Why We Go to the Moon
First, we must consider the activities encompassed by a human return to the Moon, beginning with a transportation system that permits access to and from the Moon for people and cargo. Once on the Moon, we must protect ourselves from the hostile environment with such a degree of utility and comfort as to permit the performance of useful work. This protection includes life support, shielding from radiation, habitation, mobility, maintenance and continuous, daily operations. Finally, we must identify a series of activities that yield long-term societal value and contribute to the enhancement and furtherance of our spacefaring capabilities. I suggest that all of these activities are summarized in the following mission statement: We go to the Moon to learn how to live and work productively on another world. It is not enough to simply get there—once on the Moon, we must accomplish some significant goals. It is not enough to simply live on the Moon—we must learn the skills and acquire the technologies necessary to support human life indefinitely, making use of local resources to support this effort. — Air & Space
What NASA’s Simulated Missions Tell Us About the Need for Martian Law
Space law has always supported the position that objects and stations placed on celestial bodies are to remain under national ownership, jurisdiction and control. Private companies or other entrepreneurs cannot, therefore have legitimacy or mine these bodies for resources unless they exercise lawful control through a sovereign state. Current rules say the establishment of a space station and the area required for its operation should be notified to the Secretary-General of the United Nations. These would then be under the exclusive jurisdiction of the state where the spacecraft is registered or the state bringing the component parts of the station. In many ways, this makes sense – it is difficult to see how a permanent station on Mars may be maintained without some form of tenure of the ground. The same goes for tenure over areas around the station sufficient for its maintenance (such as creating fuel from nearby resources). In fact, the closest practical analogies to a future Mars station in current jurisdictional terms would be the Antarctic stations maintained by Antarctic claimant states. — Space Daily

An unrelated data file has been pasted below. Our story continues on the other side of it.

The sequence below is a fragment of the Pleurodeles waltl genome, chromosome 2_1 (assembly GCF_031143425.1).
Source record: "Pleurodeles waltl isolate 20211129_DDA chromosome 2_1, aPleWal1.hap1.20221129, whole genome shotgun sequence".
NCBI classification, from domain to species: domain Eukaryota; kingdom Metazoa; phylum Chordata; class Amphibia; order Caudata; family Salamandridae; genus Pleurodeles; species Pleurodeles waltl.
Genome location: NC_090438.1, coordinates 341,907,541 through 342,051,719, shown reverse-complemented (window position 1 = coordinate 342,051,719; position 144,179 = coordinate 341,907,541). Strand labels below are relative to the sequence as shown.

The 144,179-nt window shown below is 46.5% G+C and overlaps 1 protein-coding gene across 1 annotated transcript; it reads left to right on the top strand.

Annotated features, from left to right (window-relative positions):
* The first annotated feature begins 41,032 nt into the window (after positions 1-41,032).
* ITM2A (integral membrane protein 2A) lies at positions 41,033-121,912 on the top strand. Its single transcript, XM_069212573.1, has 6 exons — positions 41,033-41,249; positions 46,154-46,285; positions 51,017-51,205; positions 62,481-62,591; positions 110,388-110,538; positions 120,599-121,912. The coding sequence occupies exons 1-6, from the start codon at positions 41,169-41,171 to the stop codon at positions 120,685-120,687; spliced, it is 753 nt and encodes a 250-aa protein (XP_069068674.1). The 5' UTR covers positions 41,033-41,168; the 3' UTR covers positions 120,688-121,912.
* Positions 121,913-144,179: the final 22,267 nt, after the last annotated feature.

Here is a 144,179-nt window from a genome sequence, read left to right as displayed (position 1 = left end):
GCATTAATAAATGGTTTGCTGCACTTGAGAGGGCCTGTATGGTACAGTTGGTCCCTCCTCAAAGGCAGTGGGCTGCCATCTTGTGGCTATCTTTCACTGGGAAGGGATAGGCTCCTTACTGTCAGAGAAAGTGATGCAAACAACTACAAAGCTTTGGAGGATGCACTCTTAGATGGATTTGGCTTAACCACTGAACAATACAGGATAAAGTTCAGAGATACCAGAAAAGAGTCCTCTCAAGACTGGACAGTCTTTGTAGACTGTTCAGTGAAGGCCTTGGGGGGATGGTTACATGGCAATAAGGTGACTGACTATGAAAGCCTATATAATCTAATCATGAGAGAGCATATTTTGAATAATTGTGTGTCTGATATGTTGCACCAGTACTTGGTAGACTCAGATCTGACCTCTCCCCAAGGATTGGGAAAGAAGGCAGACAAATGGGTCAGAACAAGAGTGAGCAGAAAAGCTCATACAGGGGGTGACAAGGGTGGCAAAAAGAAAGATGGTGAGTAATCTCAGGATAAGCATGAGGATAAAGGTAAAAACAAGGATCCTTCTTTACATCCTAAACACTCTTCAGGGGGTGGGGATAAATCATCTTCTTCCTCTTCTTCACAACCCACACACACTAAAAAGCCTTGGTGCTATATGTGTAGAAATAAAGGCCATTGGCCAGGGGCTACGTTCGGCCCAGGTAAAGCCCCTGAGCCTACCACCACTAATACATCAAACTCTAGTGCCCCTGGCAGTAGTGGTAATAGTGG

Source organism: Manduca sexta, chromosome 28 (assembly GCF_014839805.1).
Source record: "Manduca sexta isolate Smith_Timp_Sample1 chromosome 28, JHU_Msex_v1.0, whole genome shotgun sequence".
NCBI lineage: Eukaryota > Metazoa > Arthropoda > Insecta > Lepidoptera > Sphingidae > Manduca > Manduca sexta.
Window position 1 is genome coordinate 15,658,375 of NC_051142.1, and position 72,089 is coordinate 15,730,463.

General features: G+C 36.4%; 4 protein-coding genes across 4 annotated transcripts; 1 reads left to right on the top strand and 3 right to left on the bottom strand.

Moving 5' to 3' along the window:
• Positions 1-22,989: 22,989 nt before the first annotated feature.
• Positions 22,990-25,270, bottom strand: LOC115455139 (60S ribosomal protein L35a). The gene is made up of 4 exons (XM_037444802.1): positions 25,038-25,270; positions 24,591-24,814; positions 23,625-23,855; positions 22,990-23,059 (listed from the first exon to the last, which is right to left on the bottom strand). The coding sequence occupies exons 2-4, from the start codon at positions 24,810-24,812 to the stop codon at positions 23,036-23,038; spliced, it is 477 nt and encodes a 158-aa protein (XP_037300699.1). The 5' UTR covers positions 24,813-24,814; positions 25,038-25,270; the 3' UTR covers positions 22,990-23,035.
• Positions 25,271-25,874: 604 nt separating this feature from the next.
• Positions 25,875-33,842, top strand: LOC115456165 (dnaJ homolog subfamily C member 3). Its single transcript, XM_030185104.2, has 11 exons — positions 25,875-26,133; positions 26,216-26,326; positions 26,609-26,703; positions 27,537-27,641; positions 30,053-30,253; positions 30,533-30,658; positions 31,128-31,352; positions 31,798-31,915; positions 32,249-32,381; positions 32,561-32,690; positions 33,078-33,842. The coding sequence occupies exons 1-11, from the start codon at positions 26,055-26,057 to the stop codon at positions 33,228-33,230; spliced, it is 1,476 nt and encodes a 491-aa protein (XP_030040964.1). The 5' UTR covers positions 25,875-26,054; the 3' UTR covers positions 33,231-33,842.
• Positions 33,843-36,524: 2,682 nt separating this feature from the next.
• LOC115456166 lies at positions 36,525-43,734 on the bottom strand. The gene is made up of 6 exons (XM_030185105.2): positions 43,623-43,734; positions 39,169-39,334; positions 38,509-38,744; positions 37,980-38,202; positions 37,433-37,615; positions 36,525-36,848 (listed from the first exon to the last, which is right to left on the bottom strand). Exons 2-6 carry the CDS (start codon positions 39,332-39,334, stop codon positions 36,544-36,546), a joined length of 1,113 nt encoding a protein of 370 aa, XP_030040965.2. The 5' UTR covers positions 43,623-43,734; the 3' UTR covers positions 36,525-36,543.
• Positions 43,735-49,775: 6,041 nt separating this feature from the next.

Starliner Spacesuit Tops PopSci’s “Most Incredible Aerospace Inventions” List
Boeing’s Starliner spacesuit topped the Popular Science list of the 10 “most incredible aerospace inventions” list for 2017. The Kratos UTAP-22 Mako, Aireon’s space-based ADS-B and Sierra Nevada’s Dream Chaser also made the list. — Popular Science
Delivery by Rocket Could Change the Game for UPS, FedEx
Airplanes and Panamax cargo ships redefined the parcel service in the 20th century, but those days may be fading quickly. Morgan Stanley believes the SpaceX plan for the Big Falcon Rocket as a reusable mode of Earth transportation could change the game for United Parcel Services and FedEx.
“The freight transportation business — especially parcel delivery — is on the cusp of transformation from multiple new transportation modalities,” a team of Morgan Stanley analysts wrote in a note Thursday. “Elon Musk recently announced a new option that could potentially have the biggest impact of all — rockets.”
The booster system BFR is a 42-engine rocket capable of holding around 100 people – and yes, the code name connotes more than just “Falcon” to those inside SpaceX. With a payload capacity of 150 tons, BFR would be nearly 10 times the capacity of the flight-proven Falcon 9 rocket and five times that of the soon-to-be-tested Falcon Heavy rocket. — CNBC
Astronomers Have Captured Images of “the Greatest Fireworks Show in the Universe”
This is the story of a gold rush in the sky. Astronomers have now seen and heard a pair of dead stars collide, giving them the first glimpse of what they call a “cosmic forge,” where the world’s jewels were minted billions of years ago.
The collision rattled space-time and sent a wave of fireworks across the universe, setting off sensors in space and on Earth on Aug. 17 as well as producing a long loud chirp in antennas designed to study the Einsteinian ripples in the cosmic fabric known as gravitational waves. It set off a stampede around the world as astronomers scrambled to turn their telescopes in search of a mysterious and long-sought kind of explosion called a kilonova.
After two months of underground and social media rumblings, the first wave of news is being reported Monday about one of the least studied of cosmic phenomena: the merger of dense remnants known as neutron stars, the shrunken cores of stars that have collapsed and burst. — Washington Post